Huawei has optimized its universal ICT platform to develop a distributed Infrastructure-as-a-Service (IaaS) media cloud platform for efficient video processing. The open IaaS platform features Graphics Processing Unit (GPU) virtualization, dynamic resource allocation and scheduling, efficient virtual desktop protocol support, and compatibility with industry-specific equipment and interfaces.
Using HDP+, an enhanced protocol that evolved from Huawei Desktop Protocol (HDP), the distributed IaaS platform provides smooth editing capabilities for HD video. The improved protocol support and optimized virtualization applies GPU pass-through and GPU hardware virtualization technologies to diverse HD Non-Linear Editing (NLE) scenarios. The solution enables smooth 6-track NLE of HD videos over four concurrent Virtual Machines (VMs) and implements synchronous audio and video as well. Unlike solutions using traditional siloed storage architecture — configured to process large numbers of high-bit-rate audio and video elements —the Huawei solution deploys an OceanStor 9000-based distributed storage pool. The flagship OceanStor 9000 product is built to use the storage resource pool, including ingested and uploaded raw footage, media content in production, and finished media assets for distribution or archival. The resource pool enables efficient resource sharing and dynamic resource allocation for multiple TV channels and media workflows. A traditional storage model requires multiple data transfers between disparate systems, wasting time and system resources. Huawei’s unified storage resource pool prevents waste and can improve production efficiency by up to 60 percent.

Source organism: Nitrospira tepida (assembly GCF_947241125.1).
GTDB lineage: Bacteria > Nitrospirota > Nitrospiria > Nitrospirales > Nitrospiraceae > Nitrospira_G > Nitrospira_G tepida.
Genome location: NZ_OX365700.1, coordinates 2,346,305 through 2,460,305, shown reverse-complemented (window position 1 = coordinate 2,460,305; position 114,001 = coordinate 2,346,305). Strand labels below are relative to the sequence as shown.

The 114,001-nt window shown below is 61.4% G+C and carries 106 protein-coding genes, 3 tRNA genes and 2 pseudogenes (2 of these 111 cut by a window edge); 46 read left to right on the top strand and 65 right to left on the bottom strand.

Huawei FusionSphere, an open cloud platform with converged computing, storage, and network functionality, enables enterprises build Software-Defined Networking (SDN), service-aware networks. These networks are built to centrally manage IT resources and orchestrate fine-grain IT operations through automated virtualization. Under FusionSphere, private and public cloud IT resources can be integrated to function as if a single cloud is providing all services. The best operating efficiencies for capture and creation, editing, and distribution are achieved when additional public and/or internal data centers are internetworked and consolidated.
Significantly Increased Program Production Efficiency
Shenzhen Media Group’s omnimedia news center officially launched on May 15, 2015. Huawei is the exclusive IT infrastructure solution provider for this project. In the newly converged facility, ICT resource pools have replaced traditional workstations; computing and storage are managed remotely and allocated dynamically; editors and journalists use virtual desktops to assemble and compose all manner of multimedia files, including audio clips, video feeds, transcriptions, and graphics.
It is estimated that program production efficiency has improved significantly.
Built on a virtualized, all-IP infrastructure, delivered under exclusive contract by Huawei, the converged news center for Shenzhen Media Group is a first-of-its-kind production platform that sets a new standard for completing the integration of Internet publishing with radio and television organizations worldwide.
Voice of the Customer
Shenzhen Media Group has actively explored ways to integrate traditional media with new media for many years. Five years ago, we teamed with Huawei and Sobey to research new media initiatives and eventually settled on a media convergence solution. Huawei’s virtualization products form the center of the solution. A conventional solution would have required at least 230 equipment rooms — if not for Huawei’s offerings, our initial investment would have doubled. Especially important for us was that Huawei and Sobey set up a development lab to solve the many technical barriers we were facing to implement this new platform.
— Fu Fengchun, Chief Engineer of Shenzhen Media Group